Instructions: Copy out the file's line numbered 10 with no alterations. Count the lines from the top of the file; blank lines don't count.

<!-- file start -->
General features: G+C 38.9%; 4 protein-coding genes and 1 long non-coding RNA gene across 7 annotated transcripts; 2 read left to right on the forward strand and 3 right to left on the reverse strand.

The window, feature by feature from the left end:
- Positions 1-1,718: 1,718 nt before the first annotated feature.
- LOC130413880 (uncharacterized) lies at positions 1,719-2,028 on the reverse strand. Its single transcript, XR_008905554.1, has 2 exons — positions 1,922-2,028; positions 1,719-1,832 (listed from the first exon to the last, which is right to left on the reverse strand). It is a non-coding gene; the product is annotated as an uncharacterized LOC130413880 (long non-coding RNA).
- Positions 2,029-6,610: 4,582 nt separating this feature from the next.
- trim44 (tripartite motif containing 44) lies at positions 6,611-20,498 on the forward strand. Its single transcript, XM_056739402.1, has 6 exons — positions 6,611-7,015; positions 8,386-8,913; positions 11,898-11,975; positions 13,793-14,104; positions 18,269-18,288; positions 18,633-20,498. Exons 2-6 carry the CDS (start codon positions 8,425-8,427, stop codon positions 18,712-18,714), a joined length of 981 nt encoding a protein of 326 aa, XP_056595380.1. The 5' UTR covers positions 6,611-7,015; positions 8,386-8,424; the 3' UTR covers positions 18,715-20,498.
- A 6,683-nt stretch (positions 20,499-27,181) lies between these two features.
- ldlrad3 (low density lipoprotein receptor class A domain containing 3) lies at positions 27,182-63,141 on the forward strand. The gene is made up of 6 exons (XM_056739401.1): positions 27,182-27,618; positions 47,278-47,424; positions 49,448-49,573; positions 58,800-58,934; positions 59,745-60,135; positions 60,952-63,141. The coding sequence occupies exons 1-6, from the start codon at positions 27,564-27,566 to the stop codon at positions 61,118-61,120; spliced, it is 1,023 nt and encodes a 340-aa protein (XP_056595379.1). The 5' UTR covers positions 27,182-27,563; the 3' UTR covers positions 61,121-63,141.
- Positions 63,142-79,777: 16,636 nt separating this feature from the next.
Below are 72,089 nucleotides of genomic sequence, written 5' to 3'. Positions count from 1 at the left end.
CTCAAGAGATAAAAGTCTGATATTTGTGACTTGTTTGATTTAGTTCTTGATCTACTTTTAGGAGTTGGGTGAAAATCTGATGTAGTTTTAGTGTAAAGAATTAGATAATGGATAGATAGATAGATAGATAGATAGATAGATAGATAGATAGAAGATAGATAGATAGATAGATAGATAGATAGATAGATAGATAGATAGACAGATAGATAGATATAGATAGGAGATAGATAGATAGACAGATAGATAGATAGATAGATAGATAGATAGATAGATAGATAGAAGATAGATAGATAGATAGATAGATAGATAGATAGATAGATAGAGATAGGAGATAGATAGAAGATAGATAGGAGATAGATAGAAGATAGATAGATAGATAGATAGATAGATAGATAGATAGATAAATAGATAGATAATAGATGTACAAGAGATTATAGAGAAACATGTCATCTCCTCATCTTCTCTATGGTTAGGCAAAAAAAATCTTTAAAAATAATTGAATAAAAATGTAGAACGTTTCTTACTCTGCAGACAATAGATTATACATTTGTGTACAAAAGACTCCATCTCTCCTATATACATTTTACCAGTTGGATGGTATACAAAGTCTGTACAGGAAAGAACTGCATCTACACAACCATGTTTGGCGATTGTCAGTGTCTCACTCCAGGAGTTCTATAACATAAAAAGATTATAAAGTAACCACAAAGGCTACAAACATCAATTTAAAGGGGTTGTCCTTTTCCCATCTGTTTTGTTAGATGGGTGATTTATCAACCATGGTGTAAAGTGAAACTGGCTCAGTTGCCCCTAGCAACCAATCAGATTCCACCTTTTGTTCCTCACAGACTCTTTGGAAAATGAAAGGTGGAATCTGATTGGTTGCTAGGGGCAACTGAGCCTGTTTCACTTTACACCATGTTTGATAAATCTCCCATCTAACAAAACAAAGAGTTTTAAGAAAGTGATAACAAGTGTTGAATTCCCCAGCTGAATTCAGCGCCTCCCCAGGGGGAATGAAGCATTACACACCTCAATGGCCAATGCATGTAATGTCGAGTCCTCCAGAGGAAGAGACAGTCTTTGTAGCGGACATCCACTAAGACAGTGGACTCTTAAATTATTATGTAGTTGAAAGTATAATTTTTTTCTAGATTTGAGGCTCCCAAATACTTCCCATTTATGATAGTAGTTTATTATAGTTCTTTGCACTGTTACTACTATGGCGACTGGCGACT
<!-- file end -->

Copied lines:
Below are 72,089 nucleotides of genomic sequence, written 5' to 3'. Positions count from 1 at the left end.